Separation anxiety
Cats experiencing separation anxiety will experience stress when their owner leaves the home – this afflicts recovery cats/kittens in particular, and also require been abandoned several times over.

Traumatic background
Rescue felines with traumatic backgrounds may have suffered serious mistreatment and disregard in their previous homes, leading to anxiety issues down the line.

Insufficient socialisation during kittenhood
A kitten needs lots of contact with new people, animals and surroundings, from an early on age. This can help build self-confidence and lessens the opportunity of anxiousness issues developing.

If you’ve adopted a rescue kitten or kitten, try to research their history. This can enrich your knowledge of potential nervousness triggers so you can minimise vulnerability.

Rehomed pussycats may be particularly troubled around strangers and children, so it’s important to think about this when implementing – is your home the right environment? They might be less trusting, so respect their space and present affection on their terms.

Two gray kittens standing on a sofa

A happy pet cat has a consistent, familiar routine. Consider if any major changes have happened lately, and consider whether they’ve impacted your kitty’s health.

You may have introduced a fresh pet to family members or started boarding lodgers, for example. Some cats are more susceptible to panic than others, and may develop phobias.

As we know, separation stress and anxiety is harder to detect, so consider establishing a camera to observe your pussycat’s behaviour in your absence.

It’s always best to play it safe: make sure your dog has reliable pet insurance, and take them to the veterinary for a complete check-up, in case there is underlying medical issues.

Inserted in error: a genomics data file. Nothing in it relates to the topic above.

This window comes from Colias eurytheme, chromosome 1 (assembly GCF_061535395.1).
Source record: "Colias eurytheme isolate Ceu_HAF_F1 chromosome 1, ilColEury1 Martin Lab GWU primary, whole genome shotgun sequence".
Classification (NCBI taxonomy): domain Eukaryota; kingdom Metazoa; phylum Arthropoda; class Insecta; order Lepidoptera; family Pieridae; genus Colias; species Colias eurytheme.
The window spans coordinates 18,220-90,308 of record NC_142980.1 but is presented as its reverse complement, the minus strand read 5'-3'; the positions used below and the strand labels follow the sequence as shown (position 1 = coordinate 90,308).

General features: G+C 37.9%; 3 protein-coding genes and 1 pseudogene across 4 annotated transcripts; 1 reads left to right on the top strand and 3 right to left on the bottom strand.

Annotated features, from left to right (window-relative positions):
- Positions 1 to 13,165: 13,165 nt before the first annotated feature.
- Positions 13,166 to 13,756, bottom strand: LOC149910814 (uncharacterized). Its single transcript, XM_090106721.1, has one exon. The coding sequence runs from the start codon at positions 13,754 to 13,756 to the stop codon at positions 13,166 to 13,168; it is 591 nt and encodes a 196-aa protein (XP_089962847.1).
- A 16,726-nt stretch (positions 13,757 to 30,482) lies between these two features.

Can pet cats have panic disorders?
An overwhelmed feline may hide, flee or just freeze. They could lose control of their bowels/bladder or become ambitious. Piloerection may occur: your cat’s fur will stand at a time and their tail will puff up, an attempt to look as imposing as you can. They are all indicators your pet cat is experiencing extreme anxiety.

How to help your pets with anxiety
If you conclude your four-legged friend is experiencing anxiety, there are many steps you can take to help. It ought to be noted, it’s always better to consult a veterinarian, in the event the symptoms are related to medical issues.
Minimise contact with stressors
There are specific situations you may need to avoid permanently, especially if you’ve adopted a rescue pooch. If your pet has particular sets off, prevent them until you are feeling they can manage, if. It’s never smart to take canines out during storms or firework shows.

If your dog is receptive, try getting them to execute an optimistic action when confronted with a stressful scenario, redirecting their attention.

For instance: encourage them to sit and stay, then compensation. Desensitisation involves repeatedly exposing your pet to a stimulus that usually triggers their panic, however in a managed environment. This helps diminish the phobia as time passes.

Build confidence
If your pet originates from an abusive background or challenges with separation anxiety, it’s important to build their trust, self-assurance and independence.

Try providing them with a fascinating toy or treat when you may spend time together, slowly but surely moving it further away. This will help your pooch figure out how to enjoy time spent alone.

There are various medications and treatments designed for anxious pups, which your dog insurance may cover. Consult with a vet if you feel your pet needs extra support.